(My dear Aunt Martha would have turned eighty-two today. The week she died I wrote these reflections in another forum. She was a godly aunt and gifted teacher.)
While on vacation last week, I received word that my Aunt Martha died on Thursday, October 11. One of the great honors of my life came later in the day when my dad and uncle requested that I lead her funeral service in Memphis on Saturday morning and the subsequent interment service in Batesville, Arkansas.
Aunt Martha was born October 25, 1931 in Montgomery, Alabama, the third and youngest child of Tom and Dorinda Wingard. She was remarkable; I can say without fear of objection from any who knew her that she was a great woman.
First, and foremost, she was a deeply devout Christian. My earliest memories of her include her reading the Bible along with good study materials. She was a life-long student of God’s word. And how that word bore fruit in her life! For much of her adult life she was sick, and dealt with chronic hardship and pain. She underwent numerous major operations. I never heard her utter a single complaint, nor did her pastor of many years, who said that many times he went to the hospital to encourage her and left the one encouraged. He was with her once when the doctor delivered some particularly bad news and commented that she received the news unfazed. She modeled the truth: “there is great gain in godliness with contentment” (2 Timothy 6:6).
Unknown to any of us before last week, Aunt Martha wrote out some of her prayers. On her 74th birthday she gave thanks: “Oh Lord, how wonderful you are to me. How great have been your blessings these 74 years.” And another time: “Thank you for the sunshine, for your care through the night, for friends and relatives who love and care for me . . . Please guide me and help me to use the time you have given me wisely. Please guide my thoughts, words, and actions.”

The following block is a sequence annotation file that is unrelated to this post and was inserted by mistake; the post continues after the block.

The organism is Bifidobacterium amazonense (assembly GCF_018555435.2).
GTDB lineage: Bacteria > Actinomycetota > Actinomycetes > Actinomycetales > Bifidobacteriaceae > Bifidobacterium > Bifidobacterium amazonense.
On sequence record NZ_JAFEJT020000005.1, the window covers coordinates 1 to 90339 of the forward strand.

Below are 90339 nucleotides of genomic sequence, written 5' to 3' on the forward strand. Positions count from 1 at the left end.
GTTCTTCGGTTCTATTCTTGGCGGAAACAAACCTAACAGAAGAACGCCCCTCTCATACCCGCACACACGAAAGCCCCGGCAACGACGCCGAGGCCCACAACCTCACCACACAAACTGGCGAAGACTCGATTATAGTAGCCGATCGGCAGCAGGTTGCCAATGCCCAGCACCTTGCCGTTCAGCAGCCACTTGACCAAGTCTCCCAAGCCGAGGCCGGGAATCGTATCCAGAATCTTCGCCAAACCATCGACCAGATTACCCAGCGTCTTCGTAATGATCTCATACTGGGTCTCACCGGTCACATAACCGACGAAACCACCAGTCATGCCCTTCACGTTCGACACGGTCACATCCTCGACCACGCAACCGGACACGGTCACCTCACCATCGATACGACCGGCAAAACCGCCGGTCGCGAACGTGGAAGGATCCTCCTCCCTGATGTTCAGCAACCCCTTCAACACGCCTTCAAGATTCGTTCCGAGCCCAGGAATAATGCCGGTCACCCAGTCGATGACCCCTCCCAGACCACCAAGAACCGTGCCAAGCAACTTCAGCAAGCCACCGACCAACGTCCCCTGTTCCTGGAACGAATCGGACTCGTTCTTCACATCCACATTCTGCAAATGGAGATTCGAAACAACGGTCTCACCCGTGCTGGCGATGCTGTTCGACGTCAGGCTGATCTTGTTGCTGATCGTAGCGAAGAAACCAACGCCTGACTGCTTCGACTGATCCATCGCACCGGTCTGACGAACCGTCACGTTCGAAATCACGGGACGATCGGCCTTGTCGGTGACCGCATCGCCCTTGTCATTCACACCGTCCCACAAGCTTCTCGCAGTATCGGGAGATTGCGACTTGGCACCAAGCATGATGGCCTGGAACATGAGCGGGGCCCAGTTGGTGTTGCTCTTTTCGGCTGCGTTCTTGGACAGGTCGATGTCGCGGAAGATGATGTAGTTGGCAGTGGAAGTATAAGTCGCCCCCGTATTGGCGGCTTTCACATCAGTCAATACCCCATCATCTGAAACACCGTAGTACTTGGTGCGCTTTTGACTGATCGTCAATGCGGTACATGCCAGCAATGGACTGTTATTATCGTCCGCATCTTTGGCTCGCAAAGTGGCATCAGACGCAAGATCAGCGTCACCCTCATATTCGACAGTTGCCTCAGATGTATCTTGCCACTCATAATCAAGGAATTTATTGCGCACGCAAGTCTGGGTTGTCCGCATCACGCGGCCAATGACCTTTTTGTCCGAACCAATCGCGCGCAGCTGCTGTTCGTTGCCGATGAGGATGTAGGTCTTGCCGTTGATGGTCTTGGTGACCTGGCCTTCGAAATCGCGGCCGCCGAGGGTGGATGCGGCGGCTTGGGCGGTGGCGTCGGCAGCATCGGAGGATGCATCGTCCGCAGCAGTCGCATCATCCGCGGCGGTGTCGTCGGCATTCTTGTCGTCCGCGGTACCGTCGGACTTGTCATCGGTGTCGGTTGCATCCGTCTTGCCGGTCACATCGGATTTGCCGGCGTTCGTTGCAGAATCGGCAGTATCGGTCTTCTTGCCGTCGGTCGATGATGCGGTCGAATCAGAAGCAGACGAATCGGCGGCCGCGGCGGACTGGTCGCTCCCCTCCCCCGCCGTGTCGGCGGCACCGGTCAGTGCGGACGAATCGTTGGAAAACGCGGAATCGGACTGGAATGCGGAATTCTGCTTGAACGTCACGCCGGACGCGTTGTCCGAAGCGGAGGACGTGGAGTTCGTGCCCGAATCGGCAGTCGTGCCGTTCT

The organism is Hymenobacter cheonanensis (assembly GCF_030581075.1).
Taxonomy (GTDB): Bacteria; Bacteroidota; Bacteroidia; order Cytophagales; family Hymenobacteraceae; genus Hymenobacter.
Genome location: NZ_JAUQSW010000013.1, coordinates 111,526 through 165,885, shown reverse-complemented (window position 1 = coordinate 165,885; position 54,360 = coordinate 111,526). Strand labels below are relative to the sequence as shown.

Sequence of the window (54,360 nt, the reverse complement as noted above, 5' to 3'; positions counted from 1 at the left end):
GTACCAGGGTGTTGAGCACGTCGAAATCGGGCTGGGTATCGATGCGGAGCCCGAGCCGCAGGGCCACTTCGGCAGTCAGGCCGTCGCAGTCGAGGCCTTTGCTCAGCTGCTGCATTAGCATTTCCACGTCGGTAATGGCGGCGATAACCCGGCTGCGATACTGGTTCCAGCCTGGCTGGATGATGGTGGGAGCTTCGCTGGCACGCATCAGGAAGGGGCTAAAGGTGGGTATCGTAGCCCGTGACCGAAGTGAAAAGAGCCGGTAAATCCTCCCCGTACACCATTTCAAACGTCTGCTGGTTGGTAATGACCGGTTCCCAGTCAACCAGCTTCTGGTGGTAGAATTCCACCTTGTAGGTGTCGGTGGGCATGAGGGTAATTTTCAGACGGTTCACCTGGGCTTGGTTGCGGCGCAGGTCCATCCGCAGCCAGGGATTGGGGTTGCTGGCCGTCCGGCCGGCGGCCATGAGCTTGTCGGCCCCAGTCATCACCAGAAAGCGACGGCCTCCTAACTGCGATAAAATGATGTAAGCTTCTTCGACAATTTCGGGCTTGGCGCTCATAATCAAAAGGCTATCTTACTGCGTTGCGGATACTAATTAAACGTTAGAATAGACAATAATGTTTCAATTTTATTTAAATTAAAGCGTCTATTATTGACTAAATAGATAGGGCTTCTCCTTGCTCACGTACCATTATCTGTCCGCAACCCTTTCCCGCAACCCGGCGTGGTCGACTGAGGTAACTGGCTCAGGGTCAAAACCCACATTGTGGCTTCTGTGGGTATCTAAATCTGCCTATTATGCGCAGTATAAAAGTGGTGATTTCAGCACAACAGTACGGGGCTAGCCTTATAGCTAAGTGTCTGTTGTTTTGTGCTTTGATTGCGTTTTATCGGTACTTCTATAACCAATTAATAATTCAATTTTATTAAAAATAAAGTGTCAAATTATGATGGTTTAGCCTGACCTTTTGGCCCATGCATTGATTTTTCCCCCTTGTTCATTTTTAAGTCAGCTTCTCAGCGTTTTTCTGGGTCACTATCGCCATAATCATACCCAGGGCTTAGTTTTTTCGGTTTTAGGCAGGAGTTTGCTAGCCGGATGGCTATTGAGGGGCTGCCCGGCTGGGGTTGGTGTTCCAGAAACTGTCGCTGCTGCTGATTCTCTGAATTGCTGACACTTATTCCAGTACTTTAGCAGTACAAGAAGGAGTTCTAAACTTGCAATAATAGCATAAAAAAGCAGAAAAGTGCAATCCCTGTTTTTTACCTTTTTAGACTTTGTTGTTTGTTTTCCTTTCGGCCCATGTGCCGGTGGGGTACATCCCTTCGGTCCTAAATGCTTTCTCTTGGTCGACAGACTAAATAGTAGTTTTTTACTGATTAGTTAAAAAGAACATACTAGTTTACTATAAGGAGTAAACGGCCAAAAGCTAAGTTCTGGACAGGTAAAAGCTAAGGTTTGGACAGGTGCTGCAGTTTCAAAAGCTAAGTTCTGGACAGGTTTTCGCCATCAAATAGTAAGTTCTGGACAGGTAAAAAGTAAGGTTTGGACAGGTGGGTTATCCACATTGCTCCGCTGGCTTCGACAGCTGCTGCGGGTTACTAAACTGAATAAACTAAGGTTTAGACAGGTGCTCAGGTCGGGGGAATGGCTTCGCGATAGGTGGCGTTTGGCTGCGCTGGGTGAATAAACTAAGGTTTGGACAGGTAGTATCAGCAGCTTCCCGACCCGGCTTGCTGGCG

Through the years she witnessed to and prayed for those who provided her with physical and domestic help, and, if occasion arose, she found herself tutoring their children. Which brings me to a second memory: Aunt Martha was a teacher. She was graduated from Arkansas College in Batesville, Arkansas and received her Master’s degree in education from Ole Miss. She taught both in the public schools and later at Spurgeon Academy in Memphis. A 1975 first grade student from Spurgeon was present at the funeral. One of her memorable phrases was: “You’re not teaching a book, you’re teaching children.”
Later, when her health kept her from full- time teaching, she continued to tutor in her home. For a time, she taught GED courses. When funding for the course was lost, she continued to work without compensation, but with the understanding that she could invite students to remain after class to study the Bible with her. And they did.
She took an interest in the Christian education of adults. Out of her very modest income, she bought many books to give away. I received a number of them. When I began my ministry, gifts to me included volumes by Calvin, Luther, and Spurgeon. Undoubtedly, she knew the value of reading the best the church has to offer. While I was in college or seminary, she gave me a stand that props books open while taking notes. It couldn’t have cost more than a few dollars, but I have gotten more use out of it than any present I’ve ever received. Everywhere I go it travels with me and reminds me of her commitment to my learning.
Aunt Martha remained a learner to the end. My last visit to her, along with son Tom, was in August. When I asked her if she needed anything, she said she had never read Pride and Prejudice. So, off to Barnes & Noble Tom and I went.
A final memory is all the birthday cards. She never missed a niece’s or nephew’s birthday, nor did she miss their children’s birthdays. As my Uncle John reminded us before the funeral, “She always remembered, always remembered.”
And I remember her. She fought the good fight; she finished the course. The crown of righteousness is now hers. (2 Timothy 4:7- 8) I thank the Lord for his servant, Aunt Martha, and for a life extraordinarily well-lived.